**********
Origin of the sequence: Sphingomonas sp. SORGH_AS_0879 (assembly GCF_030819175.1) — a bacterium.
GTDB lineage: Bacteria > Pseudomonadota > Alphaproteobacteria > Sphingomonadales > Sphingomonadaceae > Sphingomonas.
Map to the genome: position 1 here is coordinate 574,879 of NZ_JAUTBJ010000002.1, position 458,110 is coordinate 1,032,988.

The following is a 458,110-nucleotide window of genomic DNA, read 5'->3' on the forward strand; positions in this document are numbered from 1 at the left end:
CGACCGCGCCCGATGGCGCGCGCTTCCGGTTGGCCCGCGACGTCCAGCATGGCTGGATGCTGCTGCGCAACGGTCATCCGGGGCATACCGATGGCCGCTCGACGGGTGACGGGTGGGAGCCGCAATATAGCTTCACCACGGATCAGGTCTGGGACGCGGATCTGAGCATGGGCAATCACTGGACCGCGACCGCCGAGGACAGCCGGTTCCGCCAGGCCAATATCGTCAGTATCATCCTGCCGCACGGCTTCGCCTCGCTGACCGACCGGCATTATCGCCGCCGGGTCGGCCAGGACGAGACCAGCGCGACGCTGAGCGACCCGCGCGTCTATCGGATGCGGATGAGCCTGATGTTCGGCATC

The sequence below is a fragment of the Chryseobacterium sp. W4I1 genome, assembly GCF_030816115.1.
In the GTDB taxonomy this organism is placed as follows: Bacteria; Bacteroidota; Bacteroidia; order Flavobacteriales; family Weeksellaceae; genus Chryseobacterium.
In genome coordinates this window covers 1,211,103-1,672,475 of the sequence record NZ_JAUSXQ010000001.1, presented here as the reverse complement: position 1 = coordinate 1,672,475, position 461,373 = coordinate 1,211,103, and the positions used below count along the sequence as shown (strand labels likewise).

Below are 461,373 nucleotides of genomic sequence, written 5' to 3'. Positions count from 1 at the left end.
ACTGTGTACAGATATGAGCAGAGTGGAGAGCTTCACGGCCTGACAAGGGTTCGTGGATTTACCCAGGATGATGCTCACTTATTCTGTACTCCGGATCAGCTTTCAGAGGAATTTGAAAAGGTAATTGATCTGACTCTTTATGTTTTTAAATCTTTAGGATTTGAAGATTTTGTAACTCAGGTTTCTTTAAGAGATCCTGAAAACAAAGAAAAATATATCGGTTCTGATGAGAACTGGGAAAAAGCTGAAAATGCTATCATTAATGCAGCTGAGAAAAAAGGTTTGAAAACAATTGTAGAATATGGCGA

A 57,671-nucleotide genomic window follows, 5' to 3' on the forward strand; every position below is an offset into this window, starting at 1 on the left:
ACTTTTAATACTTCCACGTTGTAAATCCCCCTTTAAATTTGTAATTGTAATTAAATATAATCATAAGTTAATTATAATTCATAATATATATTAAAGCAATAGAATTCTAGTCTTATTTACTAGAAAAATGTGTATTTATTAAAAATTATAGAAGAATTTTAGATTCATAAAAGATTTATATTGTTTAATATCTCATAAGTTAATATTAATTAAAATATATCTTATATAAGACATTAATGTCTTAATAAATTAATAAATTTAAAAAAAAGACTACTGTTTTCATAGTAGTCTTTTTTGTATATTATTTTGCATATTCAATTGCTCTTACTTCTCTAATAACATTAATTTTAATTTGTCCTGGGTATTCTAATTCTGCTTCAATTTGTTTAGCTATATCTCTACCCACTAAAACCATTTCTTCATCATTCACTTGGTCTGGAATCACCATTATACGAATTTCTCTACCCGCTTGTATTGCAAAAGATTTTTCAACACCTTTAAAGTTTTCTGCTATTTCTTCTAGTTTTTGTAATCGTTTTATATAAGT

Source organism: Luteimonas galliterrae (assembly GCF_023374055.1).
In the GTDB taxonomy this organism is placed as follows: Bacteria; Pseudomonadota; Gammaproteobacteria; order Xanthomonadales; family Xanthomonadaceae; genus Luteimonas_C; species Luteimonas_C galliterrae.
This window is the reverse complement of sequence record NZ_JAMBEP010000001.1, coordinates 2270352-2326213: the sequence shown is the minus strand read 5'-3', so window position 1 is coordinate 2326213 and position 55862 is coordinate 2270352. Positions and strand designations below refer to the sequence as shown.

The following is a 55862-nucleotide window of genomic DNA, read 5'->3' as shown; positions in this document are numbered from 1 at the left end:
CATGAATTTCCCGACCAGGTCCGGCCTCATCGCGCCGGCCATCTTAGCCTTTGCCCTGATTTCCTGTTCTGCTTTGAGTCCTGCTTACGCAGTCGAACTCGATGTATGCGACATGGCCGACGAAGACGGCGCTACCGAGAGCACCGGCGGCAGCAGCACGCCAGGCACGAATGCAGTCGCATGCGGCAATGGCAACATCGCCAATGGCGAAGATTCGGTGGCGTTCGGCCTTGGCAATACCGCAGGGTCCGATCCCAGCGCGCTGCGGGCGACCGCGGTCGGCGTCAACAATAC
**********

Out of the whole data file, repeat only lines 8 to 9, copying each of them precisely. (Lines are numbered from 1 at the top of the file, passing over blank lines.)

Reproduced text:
In genome coordinates this window covers 1,211,103-1,672,475 of the sequence record NZ_JAUSXQ010000001.1, presented here as the reverse complement: position 1 = coordinate 1,672,475, position 461,373 = coordinate 1,211,103, and the positions used below count along the sequence as shown (strand labels likewise).

Below are 461,373 nucleotides of genomic sequence, written 5' to 3'. Positions count from 1 at the left end.